Some 115 years later, Alpha Kappa Alpha Sorority, Inc., historically known as America’s first Greek-letter organization, is soaring into 2023.
Founded on Jan. 15, 1908, the sorors of Alpha Kappa Alpha will be celebrating their 115th International Founders’ Day. They are continuing the legacy of the nine Howard University founders who were among the fewer than 1,000 Black students enrolled in higher education institutions in 1908.
The pretty AKA’s are represented by a dynamic group of notable and honorary members that includes the likes of Sheila Jackson Lee, Loretta Devine, Vanessa Bell Calloway, Jada Pinkett-Smith, Maya Angelou, Ntozake Shange, Alice Walker, Iyanla Vanzant, Julie Dash, Ella Fitzgerald, Alicia Keys, Gladys Knight, Coretta Scott King, Rosa Parks, C. Delores Tucker, Suzanne de Passe, Catherine Hughes, Mae Jemison, Dr. Wangari Muta Maathai, Eleanor Roosevelt, Zina Garrison and C. Vivian Stringer.
But this list spotlights some of the pioneering members who pledged an undergraduate or a graduate chapter and continue to open doors for generations.
The late literary pioneer Toni Morrison pledged Alpha Chapter of Alpha Kappa Alpha at Howard. She was the first African American female to win the Nobel Prize for Literature in 1993. She earned the National Book Critics Circle Award and the American Academy of Arts and Letters Award for her novel Song of Solomon.
The late NASA mathematician Katherine Goble Johnson, recipient of the Presidential Medal of Freedom in 2015, was the first African American female Research Mathematician and Computer Scientist to work on the nation’s early space programs. In 1959, she calculated the flight trajectory for Alan Shepard‘s space flight and later inspired the Hidden Figures film. She was a member of the Nu chapter Alpha Kappa Alpha and served as president of the Lambda Omega chapter twice.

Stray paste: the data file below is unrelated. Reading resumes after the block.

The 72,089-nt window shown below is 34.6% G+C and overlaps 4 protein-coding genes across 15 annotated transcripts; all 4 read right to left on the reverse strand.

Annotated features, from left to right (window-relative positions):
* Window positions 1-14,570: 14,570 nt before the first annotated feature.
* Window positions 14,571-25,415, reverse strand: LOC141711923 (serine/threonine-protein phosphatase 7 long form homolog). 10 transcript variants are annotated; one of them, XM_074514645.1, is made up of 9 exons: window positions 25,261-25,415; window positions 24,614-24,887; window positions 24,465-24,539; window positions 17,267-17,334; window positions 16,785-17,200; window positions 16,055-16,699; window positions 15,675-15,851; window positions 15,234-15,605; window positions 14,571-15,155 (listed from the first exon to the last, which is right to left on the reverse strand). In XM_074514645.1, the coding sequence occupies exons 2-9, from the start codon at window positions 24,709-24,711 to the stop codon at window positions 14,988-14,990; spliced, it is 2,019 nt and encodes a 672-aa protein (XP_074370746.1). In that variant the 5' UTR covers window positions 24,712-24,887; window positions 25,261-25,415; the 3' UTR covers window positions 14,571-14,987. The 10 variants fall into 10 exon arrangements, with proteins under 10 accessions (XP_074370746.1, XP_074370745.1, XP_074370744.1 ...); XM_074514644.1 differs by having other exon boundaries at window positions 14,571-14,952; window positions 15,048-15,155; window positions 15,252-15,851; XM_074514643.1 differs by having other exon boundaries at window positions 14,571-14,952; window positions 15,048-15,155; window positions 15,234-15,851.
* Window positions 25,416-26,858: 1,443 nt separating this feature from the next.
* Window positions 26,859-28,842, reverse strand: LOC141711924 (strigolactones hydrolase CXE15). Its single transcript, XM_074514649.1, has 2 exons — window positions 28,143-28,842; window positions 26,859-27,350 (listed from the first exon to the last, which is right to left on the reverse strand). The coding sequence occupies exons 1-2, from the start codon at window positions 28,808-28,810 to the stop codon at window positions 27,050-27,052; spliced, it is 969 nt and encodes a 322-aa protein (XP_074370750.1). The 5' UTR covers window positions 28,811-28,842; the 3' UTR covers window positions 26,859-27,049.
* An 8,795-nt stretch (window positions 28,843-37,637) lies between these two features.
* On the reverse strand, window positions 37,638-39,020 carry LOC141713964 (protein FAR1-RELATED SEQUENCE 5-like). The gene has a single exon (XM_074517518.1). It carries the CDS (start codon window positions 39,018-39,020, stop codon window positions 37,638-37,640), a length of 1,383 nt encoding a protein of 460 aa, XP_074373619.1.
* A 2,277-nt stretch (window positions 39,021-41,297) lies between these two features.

Politics, philanthropy and social justice
Kamala Harris, Vice President of the United States, is the first woman of color to be nominated for Vice President by a major political party. She is a member of the Alpha Chapter of Alpha Kapp Alpha and was inducted at the birthplace of the divine nine sororities, Howard University.
Rev Dr. Bernice King, lawyer, minister, and the youngest child of civil rights leaders Martin Luther King Jr. and fellow soror Coretta Scott King, was inducted into the Kappa Omega chapter from HBCU Spelman College. She served as the first African American female President of the Southern Christian Leadership Conference in 2009.
Mary Wineberg, the first African American female to win a Gold Medal for the University of Cincinnati in the sport of track and field, pledged the Phi Psi Omega chapter of Alpha Kappa Alpha. She won the gold medal for the 4 x 400 meter relay at the 2008 Summer Olympics in Beijing, China, and secured another gold with her other three teammates for Team USA in the prelim and final round in August of 2008.
The late tennis great Althea Gibson was one of the first Black athletes to break down color lines and pave the way for equal opportunities when she became the first Black woman to compete at the U.S. National Championships and claim the Grand Slam title. She was a member of the Tau Omega Chapter of Alpha Kappa Alpha.
Music, television and film
Etta Moten Barnett was an internationally known actress, concert artist, and radio personality. A member of the Delta Chapter of Alpha Kappa Alpha at the University of Kansas, her sorors remember her as a pioneer who was the first African American woman to break the stereotypical portrayal of African Americans in the movies with her 1933 role as a widowed housewife in “Gold Diggers.” She is also best known for her portrayal of Bess in Gershwin’s Porgy and Bess.
Emmy Award winning actress, writer and comedian Wanda Sykes, joined Alpha Kappa Alpha through it’s Gamma Theta chapter at Hampton University, where she also earned a degree in marketing. She was the first African-American woman to perform at the White House Correspondents’ Dinner, as well as the first to conceive and star in her own prime-time sitcom, “Wanda at Large.”
Tony Award-winning actress Phylicia Rashad was initiated into the Alpha Chapter of Alpha Kappa Alpha Sorority at Howard University. She became the first Black actress to win two Emmy Awards in 1985 and 1986 and a Tony Award for Best Actress in a play in 2004.
Howard University alumna and actress Roxie Roker, who passed away in 1995, was best known for her role as Helen Willis in the 70s hit sitcom The Jeffersons, half of the first interracial couple to be shown on regular prime time television.. Before making TV history, she pledged the Alpha Chapter of Alpha Kappa Alpha. She is also the mother rock and roll artist Lenny Kravitz.